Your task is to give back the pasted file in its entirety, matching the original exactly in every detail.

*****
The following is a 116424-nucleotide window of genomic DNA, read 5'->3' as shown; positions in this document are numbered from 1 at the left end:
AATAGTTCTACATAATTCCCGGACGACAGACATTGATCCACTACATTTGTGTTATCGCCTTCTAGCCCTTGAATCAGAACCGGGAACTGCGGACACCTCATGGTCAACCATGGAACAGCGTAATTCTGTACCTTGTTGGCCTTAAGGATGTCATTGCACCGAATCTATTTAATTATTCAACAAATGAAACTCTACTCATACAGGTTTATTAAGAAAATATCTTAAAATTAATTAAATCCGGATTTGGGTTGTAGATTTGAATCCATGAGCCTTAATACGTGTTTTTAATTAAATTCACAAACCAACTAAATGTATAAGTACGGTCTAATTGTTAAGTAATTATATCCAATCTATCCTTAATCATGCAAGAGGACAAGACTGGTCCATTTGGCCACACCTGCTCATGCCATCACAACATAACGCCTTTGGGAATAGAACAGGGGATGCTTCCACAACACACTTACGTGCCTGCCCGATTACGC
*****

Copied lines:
The following is a 116424-nucleotide window of genomic DNA, read 5'->3' as shown; positions in this document are numbered from 1 at the left end:
AATAGTTCTACATAATTCCCGGACGACAGACATTGATCCACTACATTTGTGTTATCGCCTTCTAGCCCTTGAATCAGAACCGGGAACTGCGGACACCTCATGGTCAACCATGGAACAGCGTAATTCTGTACCTTGTTGGCCTTAAGGATGTCATTGCACCGAATCTATTTAATTATTCAACAAATGAAACTCTACTCATACAGGTTTATTAAGAAAATATCTTAAAATTAATTAAATCCGGATTTGGGTTGTAGATTTGAATCCATGAGCCTTAATACGTGTTTTTAATTAAATTCACAAACCAACTAAATGTATAAGTACGGTCTAATTGTTAAGTAATTATATCCAATCTATCCTTAATCATGCAAGAGGACAAGACTGGTCCATTTGGCCACACCTGCTCATGCCATCACAACATAACGCCTTTGGGAATAGAACAGGGGATGCTTCCACAACACACTTACGTGCCTGCCCGATTACGC